There has been a lot of recent news about Deferred Enforced Departure (DED) for Venezuelans and Liberians. You may ask yourself: what is this all about? Short answer: this is a way for individuals to get an administrative stay of removal or deportation.
Some people may be here in the United States without any status and do not have a clear path to lawful status. Some of these people however, may be able to have their deportation stopped, and in the process, may be granted work authorization. This can happen in several ways, including in particular: Deferred Enforced Departure (DED), Temporary Protected Status (TPS) and Deferral of Removal.
Deferred Enforced Departure:
DED is implemented by the President. He uses discretionary (instead of statutory) authority to make this designation. Eligibility criteria for DED are country or region-specific areas set forth in the president’s directive together with any additional requirements issued by the Department of Homeland Security (DHS). The duration of DED depends on each country’s or region’s designation. Usually an initial time frame is established. That time frame can then be extended. The president’s directive can provide individuals with work authorization. DED recipients cannot however, travel abroad without advance parole.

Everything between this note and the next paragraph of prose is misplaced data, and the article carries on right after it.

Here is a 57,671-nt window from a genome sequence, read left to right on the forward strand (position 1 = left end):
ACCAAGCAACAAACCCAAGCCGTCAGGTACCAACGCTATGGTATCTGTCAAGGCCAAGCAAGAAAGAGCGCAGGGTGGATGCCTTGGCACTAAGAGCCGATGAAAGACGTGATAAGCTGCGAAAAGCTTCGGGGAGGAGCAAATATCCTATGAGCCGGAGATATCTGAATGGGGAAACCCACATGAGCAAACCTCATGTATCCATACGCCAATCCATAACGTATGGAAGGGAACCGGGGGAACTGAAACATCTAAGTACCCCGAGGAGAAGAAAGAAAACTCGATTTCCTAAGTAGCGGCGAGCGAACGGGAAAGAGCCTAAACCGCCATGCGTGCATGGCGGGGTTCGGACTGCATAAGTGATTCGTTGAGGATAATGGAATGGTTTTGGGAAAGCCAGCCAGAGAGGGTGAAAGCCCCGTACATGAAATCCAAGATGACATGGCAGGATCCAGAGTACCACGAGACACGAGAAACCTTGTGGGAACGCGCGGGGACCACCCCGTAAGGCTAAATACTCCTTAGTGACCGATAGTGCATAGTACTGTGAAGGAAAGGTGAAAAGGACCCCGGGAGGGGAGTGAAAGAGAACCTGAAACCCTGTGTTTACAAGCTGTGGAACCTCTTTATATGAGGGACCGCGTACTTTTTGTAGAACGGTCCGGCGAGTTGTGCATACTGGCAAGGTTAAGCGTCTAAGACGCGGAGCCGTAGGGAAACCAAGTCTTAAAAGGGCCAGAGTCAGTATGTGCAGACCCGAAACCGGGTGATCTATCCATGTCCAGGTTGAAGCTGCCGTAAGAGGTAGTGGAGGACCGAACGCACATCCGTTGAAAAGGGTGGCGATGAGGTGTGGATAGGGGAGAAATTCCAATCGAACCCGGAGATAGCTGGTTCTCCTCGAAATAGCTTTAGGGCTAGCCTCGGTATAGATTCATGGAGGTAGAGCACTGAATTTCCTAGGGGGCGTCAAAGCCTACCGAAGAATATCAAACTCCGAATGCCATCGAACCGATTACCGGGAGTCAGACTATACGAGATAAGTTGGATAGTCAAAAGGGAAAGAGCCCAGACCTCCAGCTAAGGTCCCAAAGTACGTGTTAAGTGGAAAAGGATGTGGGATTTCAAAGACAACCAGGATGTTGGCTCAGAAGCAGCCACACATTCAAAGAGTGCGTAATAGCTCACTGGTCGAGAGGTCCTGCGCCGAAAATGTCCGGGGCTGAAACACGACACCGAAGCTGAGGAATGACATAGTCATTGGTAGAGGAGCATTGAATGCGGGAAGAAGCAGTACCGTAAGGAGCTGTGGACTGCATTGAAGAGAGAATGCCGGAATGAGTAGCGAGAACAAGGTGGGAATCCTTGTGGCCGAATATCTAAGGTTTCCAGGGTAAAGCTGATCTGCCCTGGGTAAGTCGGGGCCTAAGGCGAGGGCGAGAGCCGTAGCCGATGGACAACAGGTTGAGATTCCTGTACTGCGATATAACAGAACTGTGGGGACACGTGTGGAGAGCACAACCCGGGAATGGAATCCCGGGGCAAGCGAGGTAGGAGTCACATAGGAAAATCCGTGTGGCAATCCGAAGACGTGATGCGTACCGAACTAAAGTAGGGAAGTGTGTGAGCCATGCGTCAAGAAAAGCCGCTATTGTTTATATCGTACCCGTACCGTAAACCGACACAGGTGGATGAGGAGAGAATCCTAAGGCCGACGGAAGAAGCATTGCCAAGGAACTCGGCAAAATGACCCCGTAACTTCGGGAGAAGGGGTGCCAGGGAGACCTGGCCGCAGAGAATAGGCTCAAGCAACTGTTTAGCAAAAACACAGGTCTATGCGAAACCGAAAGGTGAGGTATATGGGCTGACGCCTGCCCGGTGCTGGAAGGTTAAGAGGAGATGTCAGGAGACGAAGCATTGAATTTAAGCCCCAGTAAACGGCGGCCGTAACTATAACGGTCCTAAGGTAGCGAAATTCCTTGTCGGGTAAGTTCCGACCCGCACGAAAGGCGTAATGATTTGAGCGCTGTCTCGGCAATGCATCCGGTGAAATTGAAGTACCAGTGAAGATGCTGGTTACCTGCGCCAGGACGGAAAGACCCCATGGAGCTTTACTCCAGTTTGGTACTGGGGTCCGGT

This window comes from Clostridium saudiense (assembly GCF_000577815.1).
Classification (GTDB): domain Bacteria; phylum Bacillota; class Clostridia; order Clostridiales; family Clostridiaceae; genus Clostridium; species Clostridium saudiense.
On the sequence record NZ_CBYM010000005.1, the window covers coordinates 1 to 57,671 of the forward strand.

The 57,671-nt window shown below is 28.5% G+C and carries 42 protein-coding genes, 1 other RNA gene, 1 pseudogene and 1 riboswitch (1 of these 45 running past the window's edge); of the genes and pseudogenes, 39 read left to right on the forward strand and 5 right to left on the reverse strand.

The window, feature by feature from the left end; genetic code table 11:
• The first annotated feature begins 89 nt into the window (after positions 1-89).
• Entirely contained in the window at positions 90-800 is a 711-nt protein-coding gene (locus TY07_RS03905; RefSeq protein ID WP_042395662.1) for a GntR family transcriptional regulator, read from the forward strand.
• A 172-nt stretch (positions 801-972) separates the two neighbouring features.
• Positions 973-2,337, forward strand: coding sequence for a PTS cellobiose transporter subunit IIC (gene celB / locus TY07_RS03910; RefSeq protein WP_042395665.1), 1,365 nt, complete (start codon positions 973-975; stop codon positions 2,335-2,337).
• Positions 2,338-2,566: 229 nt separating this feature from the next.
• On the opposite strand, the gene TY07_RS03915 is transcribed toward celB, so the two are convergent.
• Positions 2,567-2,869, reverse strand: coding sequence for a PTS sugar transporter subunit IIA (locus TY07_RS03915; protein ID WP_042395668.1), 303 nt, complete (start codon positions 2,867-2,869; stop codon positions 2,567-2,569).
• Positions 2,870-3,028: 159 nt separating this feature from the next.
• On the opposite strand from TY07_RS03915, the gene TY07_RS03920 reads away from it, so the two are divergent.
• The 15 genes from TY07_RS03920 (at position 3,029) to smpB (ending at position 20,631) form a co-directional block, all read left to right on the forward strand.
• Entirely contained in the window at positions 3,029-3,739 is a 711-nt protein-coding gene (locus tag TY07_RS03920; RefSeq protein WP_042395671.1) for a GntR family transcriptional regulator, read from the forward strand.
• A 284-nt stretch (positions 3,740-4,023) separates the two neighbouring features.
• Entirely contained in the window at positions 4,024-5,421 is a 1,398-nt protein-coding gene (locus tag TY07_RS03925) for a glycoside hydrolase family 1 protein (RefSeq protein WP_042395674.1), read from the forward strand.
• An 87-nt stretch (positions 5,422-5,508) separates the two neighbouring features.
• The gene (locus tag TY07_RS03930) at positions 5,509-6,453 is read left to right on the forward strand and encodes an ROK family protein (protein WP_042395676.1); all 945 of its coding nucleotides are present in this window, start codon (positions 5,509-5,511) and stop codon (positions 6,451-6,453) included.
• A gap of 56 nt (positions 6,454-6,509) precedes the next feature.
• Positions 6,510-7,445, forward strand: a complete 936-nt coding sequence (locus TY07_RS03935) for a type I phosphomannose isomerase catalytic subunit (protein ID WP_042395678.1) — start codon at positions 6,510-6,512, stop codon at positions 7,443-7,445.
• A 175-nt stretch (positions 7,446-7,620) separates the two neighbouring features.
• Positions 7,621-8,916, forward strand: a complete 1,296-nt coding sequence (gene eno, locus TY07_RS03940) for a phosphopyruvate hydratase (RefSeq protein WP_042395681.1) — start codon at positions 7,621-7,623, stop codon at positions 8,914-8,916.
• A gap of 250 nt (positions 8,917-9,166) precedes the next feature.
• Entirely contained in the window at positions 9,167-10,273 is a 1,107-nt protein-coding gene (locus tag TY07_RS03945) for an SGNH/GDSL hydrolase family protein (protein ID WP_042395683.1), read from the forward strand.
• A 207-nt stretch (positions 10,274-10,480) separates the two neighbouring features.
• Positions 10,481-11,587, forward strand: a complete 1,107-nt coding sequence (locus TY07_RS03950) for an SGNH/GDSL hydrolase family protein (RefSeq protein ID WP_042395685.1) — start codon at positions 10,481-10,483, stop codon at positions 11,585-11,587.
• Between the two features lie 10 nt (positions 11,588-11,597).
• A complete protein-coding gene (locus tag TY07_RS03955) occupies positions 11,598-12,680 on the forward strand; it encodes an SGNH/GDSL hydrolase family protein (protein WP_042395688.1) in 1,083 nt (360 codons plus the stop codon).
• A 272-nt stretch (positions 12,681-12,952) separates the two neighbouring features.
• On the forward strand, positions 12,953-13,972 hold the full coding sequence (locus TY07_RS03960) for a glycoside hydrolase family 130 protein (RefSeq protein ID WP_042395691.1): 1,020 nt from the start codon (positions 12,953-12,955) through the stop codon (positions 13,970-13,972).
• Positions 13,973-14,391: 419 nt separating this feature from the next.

Recently, DED was issued for Venezuelans and reinstated for Liberians. On January 19, 2021, President Trump issued a memorandum granting DED and work authorization to Venezuelans residing in the U.S. as of January 20, 2021 for a period of 18 months. On January 20, 2021, President Joe Biden issued a proclamation reinstating DED and work authorization until June 30, 2022 for Liberians who had DED protection that expired on January 10, 2021.
Temporary Protected Status:
Like DED, TPS is valid for a specific time frame. Unlike DED which is implemented by the President, TPS originates with the DHS Secretary and draws from statutory authority. TPS is only country specific. Designations are for a limited time but can be extended. TPS includes work authorization with a limited expiration date that may be renewed if the TPS designation is extended. Travel abroad is only allowed with advance parole.
Currently, TPS has been designated for certain individuals from the following countries: El Salvador, Haiti, Honduras, Nepal, Nicaragua, Somalia, Sudan, South Sudan, Syria, and Yemen.
Deferred Action provides protection from deportation. Eligibility is determined on an individual basis. Like TPS and DED, Deferred Action is not permanent. While it expires, there is usually an option for extension. Work authorization is available for a limited time with the option for extension if Deferred Action is extended. Travel abroad is not automatically allowed without advance parole. DACA is a type of Deferred Action.
For more information and updates about these, or if you need an Immigration Attorney, please contact Blaszkow Legal, PLLC at (703) 879-5910.